“Marginalized communities worldwide are affected by wildfires, hurricanes, and drought due to climate change. For generations, First Nations and Indigenous peoples have been leaders in standing up to big oil — even more so as we push to stop refinery expansions, keep fossil fuels in the ground, and protect our air, land, and water rights from climate profiteers.” -Isabella Zizi, Climate Campaigner with Stand.earth and Idle No More SF Bay
“Tsleil Waututh Nation people stand together and with our allies, and we say ‘no’ to the Trans Mountain Pipeline expansion project and Phillips 66’s wharf expansion proposal. The risk we are asked to bear is too great for our inlet and everything that lives in it. The continued extraction of tar sands and how it contributes to climate change should be reason enough to halt these types of expansion projects.” -Charlene Aleck, councilmember with the Tsleil-Waututh Nation in British Columbia
“It’s our moral duty to stand up to projects like the Trans Mountain Pipeline expansion project and Phillips 66’s wharf expansion proposal. All of our loved ones — from First Nations in Alberta and British Columbia to Indigenous peoples and frontline communities living along tanker routes and near refineries — deserve to have a safe and secure future free from sickness due to the threat of an oil spill and increased air pollution from nearby refineries.” -Cedar George Parker, member of the Tsleil-Waututh Nation in British Columbia and the Tulalip Tribe in Washington State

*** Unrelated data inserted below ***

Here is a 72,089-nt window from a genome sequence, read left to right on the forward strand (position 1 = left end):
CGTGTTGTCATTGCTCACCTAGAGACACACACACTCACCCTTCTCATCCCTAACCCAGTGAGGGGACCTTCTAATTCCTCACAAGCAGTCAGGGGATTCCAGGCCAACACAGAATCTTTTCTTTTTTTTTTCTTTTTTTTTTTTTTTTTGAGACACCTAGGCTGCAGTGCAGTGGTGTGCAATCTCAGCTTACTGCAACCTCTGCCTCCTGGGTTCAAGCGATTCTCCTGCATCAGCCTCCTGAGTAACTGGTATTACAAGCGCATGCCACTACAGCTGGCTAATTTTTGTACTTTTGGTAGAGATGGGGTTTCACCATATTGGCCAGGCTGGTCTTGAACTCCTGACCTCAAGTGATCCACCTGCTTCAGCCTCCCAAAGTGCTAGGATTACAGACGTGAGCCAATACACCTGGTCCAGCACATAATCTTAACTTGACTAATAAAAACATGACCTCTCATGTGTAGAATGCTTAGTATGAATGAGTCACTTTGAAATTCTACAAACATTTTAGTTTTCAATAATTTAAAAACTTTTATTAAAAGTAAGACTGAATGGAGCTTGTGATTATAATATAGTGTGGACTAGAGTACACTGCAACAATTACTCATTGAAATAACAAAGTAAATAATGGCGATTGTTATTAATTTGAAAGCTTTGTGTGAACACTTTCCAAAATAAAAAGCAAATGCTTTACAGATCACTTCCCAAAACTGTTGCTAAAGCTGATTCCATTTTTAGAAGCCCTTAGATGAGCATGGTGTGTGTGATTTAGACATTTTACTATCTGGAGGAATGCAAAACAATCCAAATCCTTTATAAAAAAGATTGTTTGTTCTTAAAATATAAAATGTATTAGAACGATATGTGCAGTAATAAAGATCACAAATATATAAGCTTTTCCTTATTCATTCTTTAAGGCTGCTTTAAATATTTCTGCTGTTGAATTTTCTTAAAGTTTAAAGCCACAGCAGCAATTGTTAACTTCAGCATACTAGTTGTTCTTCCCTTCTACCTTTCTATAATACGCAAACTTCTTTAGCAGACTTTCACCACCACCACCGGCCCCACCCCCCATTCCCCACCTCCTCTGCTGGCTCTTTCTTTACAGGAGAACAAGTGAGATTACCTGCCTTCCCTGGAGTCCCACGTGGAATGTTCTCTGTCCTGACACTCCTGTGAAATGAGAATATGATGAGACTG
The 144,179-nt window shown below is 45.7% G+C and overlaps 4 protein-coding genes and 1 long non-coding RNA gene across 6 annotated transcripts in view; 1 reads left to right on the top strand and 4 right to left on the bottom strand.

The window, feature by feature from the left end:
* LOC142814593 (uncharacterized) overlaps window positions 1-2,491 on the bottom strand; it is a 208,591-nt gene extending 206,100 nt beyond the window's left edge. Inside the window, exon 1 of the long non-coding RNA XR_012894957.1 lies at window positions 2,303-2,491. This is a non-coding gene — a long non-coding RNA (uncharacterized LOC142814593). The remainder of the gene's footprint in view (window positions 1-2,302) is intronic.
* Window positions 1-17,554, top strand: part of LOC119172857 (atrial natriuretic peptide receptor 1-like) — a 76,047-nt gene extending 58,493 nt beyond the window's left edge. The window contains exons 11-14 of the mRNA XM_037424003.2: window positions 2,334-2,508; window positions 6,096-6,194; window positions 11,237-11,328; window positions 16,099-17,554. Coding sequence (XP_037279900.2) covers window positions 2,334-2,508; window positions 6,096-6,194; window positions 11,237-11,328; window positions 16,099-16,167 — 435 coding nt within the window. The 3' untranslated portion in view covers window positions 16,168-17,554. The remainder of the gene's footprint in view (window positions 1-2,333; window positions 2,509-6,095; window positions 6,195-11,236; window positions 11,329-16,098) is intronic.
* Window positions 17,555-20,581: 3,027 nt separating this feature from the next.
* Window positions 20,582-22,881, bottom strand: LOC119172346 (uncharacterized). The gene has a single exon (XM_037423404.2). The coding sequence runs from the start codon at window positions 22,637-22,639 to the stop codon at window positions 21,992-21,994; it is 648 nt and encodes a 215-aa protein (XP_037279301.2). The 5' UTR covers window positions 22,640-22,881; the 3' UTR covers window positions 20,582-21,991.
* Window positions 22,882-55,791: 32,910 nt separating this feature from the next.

TEACH-IN AND PRAYER WALK
On Saturday, September 22, from 11am-1pm, indigenous leaders will lead a peaceful teach-in and prayer walk at Phillips 66’s San Francisco Refinery for Bay Area residents to learn more about the Trans Mountain Pipeline and Phillips 66’s San Francisco Refinery expansion, and how they can participate in upcoming events.
The teach-in is hosted by Indigenous Women of the Americas: Defenders of Mother Earth Treaty with support from Idle No More SF Bay and Stand.earth.
Interested participants can meet at Lone Tree Point, 24 Pacific Avenue, Rodeo, CA 94572.
From 2014-2017, Idle No More SF Bay hosted monthly healing walks at refineries in the Bay Area to raise awareness of the fossil fuel corridor, communities living in nearby sacrifice zones, and the devastating health impacts to people living near the refineries.
BACKGROUND ON PHILLIPS 66 EXPANSION
Phillips 66’s San Francisco Refinery is currently seeking permits to expand its wharf capacity and more than double the number of oil tankers traveling to its refinery through San Francisco Bay. Some of those oil tankers would carry tar sands from Canada. Read more: Phillips 66 seeks to increase number of oil tankers on San Francisco Bay (Benicia Independent)